The situation on the ground changed for the worse with the birth of home-grown militancy. There were now twin challenges for the Army, the Central Armed Police Forces and the J&K Police. The first were the terrorists for whom the rules of engagement were different and the second were the Kashmiri youth who formed the bulk of the protestors — Indians for whom all the rules and laws applicable to any Indian citizen apply.

When stone-pelting incidents took a serious and alarming turn, armed personnel responded with pellet guns and other means of riot control. Injuries, especially eye injuries, were a serious fallout of this response. According to the United Nations Report on Children 2021, a total of 39 children (33 boys, six girls) were killed (nine) and maimed (30) by pellet guns (11) and torture (two)...”. The Mufti government announced in January 2018 that 6,221 people had suffered pellet-gun injuries during the unrest in Kashmir after the killing of the Hizbul Mujahideen terrorist, Burhan Wani, in 2016.

Also read | 57 J&K youth joined militancy in PoK after travelling on valid passports, says DGP Singh

Unacceptable suggestions

The suggestion that terrorists must be lynched is not a good idea as a vigilante approach in a democratic country is not acceptable. De-radicalisation camps for the youth have been conducted many times in a different, toned-down manner. In August this year, for instance, the Indian Army announced that it would subsidise undergraduate courses and school education to selected children and youth from J&K and Ladakh in residential schools and professional colleges functioning under the Army Welfare Education Society, as part of Operation Sadbhavana. In August 2018, the J&K Police organised a Bharat Darshan tour to Delhi and Agra for students to “provide them [the] opportunity to understand history and development of other parts of country”. The Border Security Force (BSF) has been organising such programmes since 1999-2000. Till date, 1,539 children from J&K have participated in 55 BSF-sponsored Bharat Darshan tours, according to the Union Home Ministry. The Army has also been assisting in the construction of schools, medical aid, veterinary care and disaster relief. However, these measures have not had the desired effect as most of the youth selected are not from the militancy-prone regions.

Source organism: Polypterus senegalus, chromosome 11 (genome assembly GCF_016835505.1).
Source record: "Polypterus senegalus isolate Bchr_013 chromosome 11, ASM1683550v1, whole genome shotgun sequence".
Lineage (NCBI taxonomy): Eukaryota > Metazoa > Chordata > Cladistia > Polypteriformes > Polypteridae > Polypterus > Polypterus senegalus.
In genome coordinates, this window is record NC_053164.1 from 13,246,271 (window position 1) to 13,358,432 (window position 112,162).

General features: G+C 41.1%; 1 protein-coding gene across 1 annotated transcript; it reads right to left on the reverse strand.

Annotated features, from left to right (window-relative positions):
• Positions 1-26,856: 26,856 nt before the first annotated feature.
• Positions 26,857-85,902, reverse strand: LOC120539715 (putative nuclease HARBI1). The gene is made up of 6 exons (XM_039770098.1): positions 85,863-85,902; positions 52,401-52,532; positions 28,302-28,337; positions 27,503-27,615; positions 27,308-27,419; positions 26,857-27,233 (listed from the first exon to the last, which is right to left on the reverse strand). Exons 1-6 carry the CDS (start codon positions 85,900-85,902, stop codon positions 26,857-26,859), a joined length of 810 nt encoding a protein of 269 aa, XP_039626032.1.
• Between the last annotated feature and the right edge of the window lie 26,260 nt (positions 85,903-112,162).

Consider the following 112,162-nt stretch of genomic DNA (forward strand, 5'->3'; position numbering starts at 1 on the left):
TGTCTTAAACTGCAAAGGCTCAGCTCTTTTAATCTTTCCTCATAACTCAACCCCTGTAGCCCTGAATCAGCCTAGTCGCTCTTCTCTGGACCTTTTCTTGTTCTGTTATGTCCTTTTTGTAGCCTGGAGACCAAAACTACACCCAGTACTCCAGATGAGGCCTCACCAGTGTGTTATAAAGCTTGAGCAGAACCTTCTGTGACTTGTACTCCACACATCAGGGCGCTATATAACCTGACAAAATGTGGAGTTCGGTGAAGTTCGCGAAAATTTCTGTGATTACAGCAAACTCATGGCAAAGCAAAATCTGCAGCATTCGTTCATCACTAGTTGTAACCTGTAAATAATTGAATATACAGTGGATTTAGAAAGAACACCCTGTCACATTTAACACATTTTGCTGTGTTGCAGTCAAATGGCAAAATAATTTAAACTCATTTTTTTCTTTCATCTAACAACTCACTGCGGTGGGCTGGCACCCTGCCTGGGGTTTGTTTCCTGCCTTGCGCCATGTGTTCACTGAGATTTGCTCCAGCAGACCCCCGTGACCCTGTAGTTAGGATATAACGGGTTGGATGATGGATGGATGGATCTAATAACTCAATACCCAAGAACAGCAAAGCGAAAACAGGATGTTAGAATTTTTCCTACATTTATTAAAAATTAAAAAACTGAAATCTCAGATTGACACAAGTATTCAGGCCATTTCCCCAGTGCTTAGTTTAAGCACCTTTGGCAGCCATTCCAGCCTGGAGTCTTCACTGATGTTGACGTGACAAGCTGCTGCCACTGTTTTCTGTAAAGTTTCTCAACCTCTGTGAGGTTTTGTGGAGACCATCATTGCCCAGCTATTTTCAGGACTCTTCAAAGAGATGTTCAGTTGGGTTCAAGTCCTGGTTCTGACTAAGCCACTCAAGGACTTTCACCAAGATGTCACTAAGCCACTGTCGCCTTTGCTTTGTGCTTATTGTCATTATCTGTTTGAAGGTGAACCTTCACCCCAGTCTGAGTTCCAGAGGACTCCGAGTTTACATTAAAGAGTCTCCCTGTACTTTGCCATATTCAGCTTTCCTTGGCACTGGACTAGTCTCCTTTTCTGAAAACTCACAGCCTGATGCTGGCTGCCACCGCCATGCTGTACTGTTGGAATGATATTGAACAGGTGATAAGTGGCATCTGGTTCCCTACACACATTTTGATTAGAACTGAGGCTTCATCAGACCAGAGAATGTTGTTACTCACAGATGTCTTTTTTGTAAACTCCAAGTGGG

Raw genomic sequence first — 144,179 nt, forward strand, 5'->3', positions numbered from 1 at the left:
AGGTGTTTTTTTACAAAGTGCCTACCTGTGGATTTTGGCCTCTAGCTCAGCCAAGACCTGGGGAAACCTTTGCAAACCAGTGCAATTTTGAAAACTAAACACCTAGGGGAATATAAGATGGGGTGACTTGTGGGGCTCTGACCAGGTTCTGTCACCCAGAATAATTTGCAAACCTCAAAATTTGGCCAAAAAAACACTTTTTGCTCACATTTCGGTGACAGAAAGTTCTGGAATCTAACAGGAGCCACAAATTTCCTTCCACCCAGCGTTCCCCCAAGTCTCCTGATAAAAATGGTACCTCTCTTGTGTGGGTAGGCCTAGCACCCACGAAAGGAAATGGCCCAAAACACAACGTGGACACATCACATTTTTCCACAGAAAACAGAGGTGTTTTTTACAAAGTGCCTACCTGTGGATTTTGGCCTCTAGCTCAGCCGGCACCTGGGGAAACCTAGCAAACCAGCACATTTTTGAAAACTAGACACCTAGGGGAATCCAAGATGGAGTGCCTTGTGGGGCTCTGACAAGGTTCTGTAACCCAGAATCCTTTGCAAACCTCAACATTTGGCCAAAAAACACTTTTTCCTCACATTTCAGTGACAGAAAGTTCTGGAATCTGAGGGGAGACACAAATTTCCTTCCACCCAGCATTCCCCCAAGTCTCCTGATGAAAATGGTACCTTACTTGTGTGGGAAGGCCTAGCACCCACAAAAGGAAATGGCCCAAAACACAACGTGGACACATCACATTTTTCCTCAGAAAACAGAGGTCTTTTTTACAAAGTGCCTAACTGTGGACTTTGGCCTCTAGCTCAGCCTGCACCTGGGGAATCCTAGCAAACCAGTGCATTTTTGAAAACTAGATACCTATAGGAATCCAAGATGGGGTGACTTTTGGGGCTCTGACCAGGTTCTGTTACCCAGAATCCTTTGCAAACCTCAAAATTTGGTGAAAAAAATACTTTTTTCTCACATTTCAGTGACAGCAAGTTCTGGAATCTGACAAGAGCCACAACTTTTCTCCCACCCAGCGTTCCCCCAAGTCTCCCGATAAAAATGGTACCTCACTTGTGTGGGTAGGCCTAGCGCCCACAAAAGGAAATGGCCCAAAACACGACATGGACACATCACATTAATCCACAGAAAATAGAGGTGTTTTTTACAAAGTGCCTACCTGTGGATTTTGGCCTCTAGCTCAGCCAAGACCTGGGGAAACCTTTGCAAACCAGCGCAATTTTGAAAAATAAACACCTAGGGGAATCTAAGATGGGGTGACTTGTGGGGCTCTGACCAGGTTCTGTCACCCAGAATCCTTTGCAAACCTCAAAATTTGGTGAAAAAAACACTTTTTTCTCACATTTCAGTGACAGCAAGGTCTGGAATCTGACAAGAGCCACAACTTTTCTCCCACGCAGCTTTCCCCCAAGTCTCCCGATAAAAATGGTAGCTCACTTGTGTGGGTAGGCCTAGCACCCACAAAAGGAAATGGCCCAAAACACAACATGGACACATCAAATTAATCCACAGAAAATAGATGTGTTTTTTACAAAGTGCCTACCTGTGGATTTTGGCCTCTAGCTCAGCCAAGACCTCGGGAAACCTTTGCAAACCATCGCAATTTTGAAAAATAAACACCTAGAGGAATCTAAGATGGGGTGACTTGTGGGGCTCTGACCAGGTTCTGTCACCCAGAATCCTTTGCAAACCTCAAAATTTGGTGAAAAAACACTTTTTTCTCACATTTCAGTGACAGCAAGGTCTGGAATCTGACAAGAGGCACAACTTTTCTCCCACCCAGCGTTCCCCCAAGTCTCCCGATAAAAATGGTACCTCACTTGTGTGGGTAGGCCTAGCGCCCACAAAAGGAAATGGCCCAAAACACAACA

Protecting Kashmiris

Kashmiri children in schools and colleges outside the State are often mistreated when any misadventure takes place in J&K. The incidents of violence against minorities, including Muslims, in north India have only worsened their problems. One cannot love Kashmiri Muslims in J&K and hate them elsewhere. The Kashmiri youth feel that they face hostility from the Indian state because of their Muslim identity and so the status quo cannot be effective. The suggestion of de-radicalisation camps for the youth can appear similar to the detention camps run by China for Muslim minorities. This suggestion will be exploited for political gains by the pro-Pakistani elements and further vitiate the atmosphere.

The administration has to provide protection to the Kashmiri youth when they are studying elsewhere in India. It is important for the Kashmiri youth, where ever they are, feel at home. This needs a real professional approach, a soft touch and long-term efforts. Otherwise, generation after generation will continue fighting their own country, India.

Lt. General Naresh Chand (Retd.) is an army veteran of four decades, who served in Kashmir at the height of the militancy in the early nineties